Homemade Tactile Metronome

by Leslie Renico
This traditional metronome relies on a setting rather than your touching the speaker.

This traditional metronome relies on a setting rather than your touching the speaker.

Hemera Technologies/PhotoObjects.net/Getty Images

A traditional metronome uses a dial to control the speed of the beats coming from the speaker. The dial has the number of beats per minute, and you turn the pointer on the dial to the number of beats you want. A tactile metronome actually "listens" to your tapping on the speaker to set the beat. There are several kits that will help you assemble one of these at home. Instructions will vary by manufacturer; these specifics relate to the Wayne & Lane TM2 model.

Required Tools

To make your own homemade tactile metronome, you need a soldering iron with solder. You'll also need pliers. Typically, kits come with a set of LED displays, a power switch, a speaker, the PCB, a holder for batteries, a microcontroller and DIP socket, buttons, transistors, a diode, a resistor and a ceramic capacitor.

LED Displays and Buttons

Put two push buttons on the PCB in the areas marked "SW2" and "SW3." Flip the PCB over and slide the soldering iron into the ring beneath "SW2." Let some solder out onto the ring and let it circulate near the hole. Apply the iron to both the ring and the button on the other side. Repeat this for "SW3." Now add the LED displays by turning the PCB back over and putting them into place. Then flip the board back over and solder one of the legs from each LED into place, just like you soldered the buttons. Turn the board back over and make sure everything is aligned like you want it. Then turn the board over one more time and solder all of the legs into place.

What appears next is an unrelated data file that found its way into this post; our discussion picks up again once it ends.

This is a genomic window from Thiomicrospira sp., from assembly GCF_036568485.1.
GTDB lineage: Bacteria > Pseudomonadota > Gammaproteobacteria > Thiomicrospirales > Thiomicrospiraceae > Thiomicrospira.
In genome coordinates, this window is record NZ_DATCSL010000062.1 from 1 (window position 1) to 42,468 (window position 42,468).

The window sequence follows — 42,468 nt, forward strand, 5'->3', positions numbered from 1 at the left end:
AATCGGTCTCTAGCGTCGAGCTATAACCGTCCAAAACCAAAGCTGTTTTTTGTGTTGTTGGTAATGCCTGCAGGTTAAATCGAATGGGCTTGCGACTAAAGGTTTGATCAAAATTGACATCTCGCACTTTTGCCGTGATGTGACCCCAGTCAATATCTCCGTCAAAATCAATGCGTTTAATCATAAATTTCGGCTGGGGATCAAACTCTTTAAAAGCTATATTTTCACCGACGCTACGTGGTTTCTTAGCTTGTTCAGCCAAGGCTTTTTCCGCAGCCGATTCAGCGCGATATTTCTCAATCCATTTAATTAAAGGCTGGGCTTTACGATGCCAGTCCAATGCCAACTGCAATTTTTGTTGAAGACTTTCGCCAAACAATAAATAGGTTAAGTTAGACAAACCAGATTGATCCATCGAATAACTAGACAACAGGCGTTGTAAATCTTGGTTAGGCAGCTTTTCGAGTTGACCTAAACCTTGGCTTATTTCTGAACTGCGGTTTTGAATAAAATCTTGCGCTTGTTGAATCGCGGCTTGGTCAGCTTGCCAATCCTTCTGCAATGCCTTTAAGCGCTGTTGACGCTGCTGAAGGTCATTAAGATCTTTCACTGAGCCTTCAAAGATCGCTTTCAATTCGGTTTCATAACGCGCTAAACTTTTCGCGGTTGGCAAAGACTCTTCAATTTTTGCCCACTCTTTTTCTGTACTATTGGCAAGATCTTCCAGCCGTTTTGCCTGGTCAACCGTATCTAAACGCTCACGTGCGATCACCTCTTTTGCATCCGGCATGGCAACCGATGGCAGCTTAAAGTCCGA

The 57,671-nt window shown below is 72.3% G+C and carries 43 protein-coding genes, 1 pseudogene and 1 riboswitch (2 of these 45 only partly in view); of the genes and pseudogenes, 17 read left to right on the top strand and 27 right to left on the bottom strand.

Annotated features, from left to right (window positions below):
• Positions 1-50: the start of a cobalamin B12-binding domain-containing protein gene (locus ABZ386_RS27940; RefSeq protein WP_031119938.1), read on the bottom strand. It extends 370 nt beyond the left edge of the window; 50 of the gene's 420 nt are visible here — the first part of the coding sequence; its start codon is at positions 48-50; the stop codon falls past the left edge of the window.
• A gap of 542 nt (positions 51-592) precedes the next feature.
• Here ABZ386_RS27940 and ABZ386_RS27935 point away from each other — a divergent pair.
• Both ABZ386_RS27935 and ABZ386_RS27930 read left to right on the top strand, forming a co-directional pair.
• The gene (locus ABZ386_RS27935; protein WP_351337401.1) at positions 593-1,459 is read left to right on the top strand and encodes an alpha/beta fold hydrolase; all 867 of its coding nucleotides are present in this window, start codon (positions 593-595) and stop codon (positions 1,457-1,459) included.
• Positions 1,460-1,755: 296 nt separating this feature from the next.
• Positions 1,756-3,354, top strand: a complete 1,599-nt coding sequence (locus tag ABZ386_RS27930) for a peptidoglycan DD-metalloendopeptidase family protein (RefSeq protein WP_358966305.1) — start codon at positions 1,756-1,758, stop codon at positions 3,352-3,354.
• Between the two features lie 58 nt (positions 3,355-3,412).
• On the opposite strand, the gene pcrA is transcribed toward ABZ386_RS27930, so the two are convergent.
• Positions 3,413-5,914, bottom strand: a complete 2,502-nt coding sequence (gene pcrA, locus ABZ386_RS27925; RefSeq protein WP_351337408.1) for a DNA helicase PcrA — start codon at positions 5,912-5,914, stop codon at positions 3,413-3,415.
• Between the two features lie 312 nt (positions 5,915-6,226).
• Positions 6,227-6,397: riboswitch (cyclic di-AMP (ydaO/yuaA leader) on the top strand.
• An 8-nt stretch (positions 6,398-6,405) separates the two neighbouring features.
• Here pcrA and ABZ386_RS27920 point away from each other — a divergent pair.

Transistors, Capacitor and Chips

Put the transistors into slots Q1, Q2 and Q3 on the PCB. You may need to adjust the transistor legs for them to go into the PCB. The flat side of the transistor should point toward the LED. Solder the capacitor into the C2 slot on the PCB. Then slide the chip socket into slot J1 on the PCB. Make sure the socket's notch goes where indicated on the PCB.

The Rest of the Way

Solder the resistor into the R1 slot. You may need to twist or bend it a bit for it to fit. Snip off any excess metal with the pliers. Slide the resonator into slot F1 and solder it into place; the power switch goes to the SW1 slot. The buzzer goes into the SP1 position and has two legs that you will want to snip off after soldering.

Photo Credits

  • Hemera Technologies/PhotoObjects.net/Getty Images